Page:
Tomorrow will be my first day in Monday to Friday, 9 to 5, paid employment in Sydney. There is so much “normal” in that one sentence it’s not even funny.

Don’t pretend you’re not disappointed. I’m trying not to be.


“So when are you going back to South America?”

“What are you doing here? Just here for a break?”

These are things people have actually, literally, said to me. I’ve been home in Canberra for two months, but there is an assumption I won’t stay long in Australia. I don’t know how I got a reputation this formidable.

Sure, I like travelling and I enjoy tourism. But the truth is, I have never been driven by wanderlust. It pains me a little to think that other people might believe I’m just chasing adventure.

After some reflection, I’ve come to the conclusion that what I love is not travelling – it’s being an expat.

Despite the stereotypes and everyone calling me la chinita, I actually love being foreign and, yes, exotic. I embrace being different. I get a kick out of being apparently Asian, raised Australian and finding myself on the other side of the world speaking Spanish fluently. You can’t put that in a box.

Being an expat has also given me a lot of perspective, a greater appreciation of what it means to have heavenly citizenship. It has freed me of dependence on social and material structures and safety nets I enjoyed (or suffered from) at home. It has taught me how to be wrong.

Living abroad has had a profound impact on my life and faith, but I don’t want to be defined by the travelling that I’ve done. It’s tempting to wear that label – after all, it’s a pretty cool sticker as far as branding goes. But it’s also a label that falls short of the fullness and complexity of who I am even now, let alone who God is making me to be.

So maybe it’s time to come home and be at home. Maybe it’s time to learn to be in “my” country again. To live in a world that speaks my first language. To not be foreign or exotic. To reconfigure my structures and safety nets. To learn all over again how to be wrong in my own community.

I’m going to miss being an expat and there is no guarantee I won’t head abroad again in the future. But this chapter of my life will be set in Sydney, Australia, and I’m determined it won’t just be filler for other more exciting parts of my story. No – let’s make this count.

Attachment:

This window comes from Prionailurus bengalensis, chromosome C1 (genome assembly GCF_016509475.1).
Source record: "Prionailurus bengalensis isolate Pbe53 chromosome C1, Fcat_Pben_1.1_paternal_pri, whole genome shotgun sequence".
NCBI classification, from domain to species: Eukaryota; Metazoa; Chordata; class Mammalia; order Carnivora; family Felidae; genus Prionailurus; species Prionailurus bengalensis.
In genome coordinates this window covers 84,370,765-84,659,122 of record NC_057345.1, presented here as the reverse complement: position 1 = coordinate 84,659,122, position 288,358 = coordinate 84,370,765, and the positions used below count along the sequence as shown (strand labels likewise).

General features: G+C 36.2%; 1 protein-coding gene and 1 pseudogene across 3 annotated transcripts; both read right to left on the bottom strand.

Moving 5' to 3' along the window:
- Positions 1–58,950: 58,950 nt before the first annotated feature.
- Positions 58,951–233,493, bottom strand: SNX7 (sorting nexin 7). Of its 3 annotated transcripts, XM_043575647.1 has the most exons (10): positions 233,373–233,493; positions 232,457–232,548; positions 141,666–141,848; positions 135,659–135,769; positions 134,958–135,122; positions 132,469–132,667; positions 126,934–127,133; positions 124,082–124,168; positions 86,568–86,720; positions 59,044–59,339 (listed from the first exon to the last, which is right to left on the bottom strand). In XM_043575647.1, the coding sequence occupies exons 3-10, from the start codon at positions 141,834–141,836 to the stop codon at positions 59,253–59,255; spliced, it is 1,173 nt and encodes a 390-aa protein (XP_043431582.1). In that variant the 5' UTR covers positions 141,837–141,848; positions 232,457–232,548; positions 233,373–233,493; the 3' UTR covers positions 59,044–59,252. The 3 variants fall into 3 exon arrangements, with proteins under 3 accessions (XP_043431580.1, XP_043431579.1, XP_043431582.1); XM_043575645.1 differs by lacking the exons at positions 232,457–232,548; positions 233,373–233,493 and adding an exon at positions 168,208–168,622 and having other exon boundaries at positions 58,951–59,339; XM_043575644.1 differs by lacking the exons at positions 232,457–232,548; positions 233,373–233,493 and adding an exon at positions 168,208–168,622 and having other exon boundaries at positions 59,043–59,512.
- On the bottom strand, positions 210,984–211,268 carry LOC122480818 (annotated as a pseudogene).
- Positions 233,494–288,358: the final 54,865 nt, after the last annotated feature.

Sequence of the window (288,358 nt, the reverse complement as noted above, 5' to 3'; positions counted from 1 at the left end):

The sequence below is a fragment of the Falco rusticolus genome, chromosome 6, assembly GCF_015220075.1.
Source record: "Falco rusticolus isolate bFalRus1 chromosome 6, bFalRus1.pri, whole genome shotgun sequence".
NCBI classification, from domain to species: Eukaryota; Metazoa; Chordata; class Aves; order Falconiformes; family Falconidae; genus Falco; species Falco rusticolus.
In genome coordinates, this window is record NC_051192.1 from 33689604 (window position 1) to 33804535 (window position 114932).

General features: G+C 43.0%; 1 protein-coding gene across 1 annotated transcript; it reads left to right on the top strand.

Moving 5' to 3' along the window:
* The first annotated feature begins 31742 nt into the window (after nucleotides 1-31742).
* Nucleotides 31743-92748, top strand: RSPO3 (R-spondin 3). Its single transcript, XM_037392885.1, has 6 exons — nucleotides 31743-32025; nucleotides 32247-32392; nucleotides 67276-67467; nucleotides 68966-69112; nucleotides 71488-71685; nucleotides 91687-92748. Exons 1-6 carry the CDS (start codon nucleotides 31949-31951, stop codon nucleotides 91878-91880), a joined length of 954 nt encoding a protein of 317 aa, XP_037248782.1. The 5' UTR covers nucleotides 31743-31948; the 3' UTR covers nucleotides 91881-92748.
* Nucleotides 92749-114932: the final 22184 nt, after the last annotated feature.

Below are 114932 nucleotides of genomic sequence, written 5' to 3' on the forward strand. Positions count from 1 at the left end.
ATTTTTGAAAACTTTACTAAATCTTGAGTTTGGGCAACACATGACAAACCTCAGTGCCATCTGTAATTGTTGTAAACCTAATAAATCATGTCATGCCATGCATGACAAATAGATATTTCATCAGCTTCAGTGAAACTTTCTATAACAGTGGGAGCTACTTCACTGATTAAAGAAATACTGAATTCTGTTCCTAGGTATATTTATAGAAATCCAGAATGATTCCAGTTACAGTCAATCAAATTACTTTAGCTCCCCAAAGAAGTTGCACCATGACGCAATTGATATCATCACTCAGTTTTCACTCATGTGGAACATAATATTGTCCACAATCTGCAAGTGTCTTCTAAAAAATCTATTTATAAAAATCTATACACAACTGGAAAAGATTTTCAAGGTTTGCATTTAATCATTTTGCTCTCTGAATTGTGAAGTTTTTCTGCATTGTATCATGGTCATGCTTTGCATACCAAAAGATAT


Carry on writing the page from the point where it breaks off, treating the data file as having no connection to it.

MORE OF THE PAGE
Sydney Harbour Bridge

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  1. I so love this article! I identified myself with your feelings regarding being labeled as exotic or expat, I have to admit it is a sweet card to use haha.

    I think your international experience -specially the one about helping people who is living under unjust systems- gave you the vision of seeing this world not as a big map with geographical and political divisions but as a whole battle field in constant struggle.

    I wish you the best success in Sydney, I believe your country needs people like you collaborating to make it a even better place to live, you are very skillful, I celebrate your domain over your first language and also your high level in speaking Spanish you really have mastered the accent, as I told you: I feel like I´m talking with my cousin from Mexico!

    Looking forward to have news about you and waiting to enjoy more of your amazing articles 🙂

    1. Aww thanks for reading my post and for your sweet and thoughtful comments. It’s cool that the expat perspective is something you understand, too, Exotic Daniel 😛

      Your point about the world being a “battlefield in constant struggle” is a good one – thanks for reminding me because I actually forget that sometimes … despite all I have been doing and seeing these last few years! I never truly understood that before I lived abroad because life in Australia was just so easy and comfortable. That said, I wonder what struggles YOU are seeing in Canberra/Australia that we maybe don’t see?

      I am already missing speaking Spanish! One of my colleagues is Mexican but I’m a bit shy to speak to her in Spanish … Haha.

    1. I’m sure it is!! But I grew up in Canberra and always preferred Melbourne 😛 No in all seriousness, with all the house hunting I’m doing I’m starting to see that there are some really lovely areas in the Lower North Shore. If you have any Sydney suggestions, lemme know! And thanks for dropping by my blog, Moritz 🙂

  2. Hey babe! thanks for your entry, glad to hear from you and that you’ve found a stable job in Sydney, these days jobs are hard to get, especially in a big city. You’ve been blessed. Just wanted to say it never crossed my mind that you went to S.America for adventure or just travels. You always had a goal in mind, there was always a purpose, a calling, always for the people, for the love of special people whom you’ve blessed and been blessed through.
    It’s great to be home, welcome home. Nothing wrong with liking to be different. It’s called individuality I think. 😉

    1. Meryl! Yeah this job is such a great opportunity and such a good fit for me (at least in theory, and so far in these three days) that I can’t even call it a coincidence, doesn’t do it justice. I’ve been super blessed with this and everything before it too. And thanks for your encouraging words 🙂 Yeah you know I can’t figure out what “people” think … I think more than attributing bad motives for living abroad to me, they attribute really saintly ones! And all along I kinda wanted to show that it wasn’t a special calling just for me, that if I can do it, they/y’all can.

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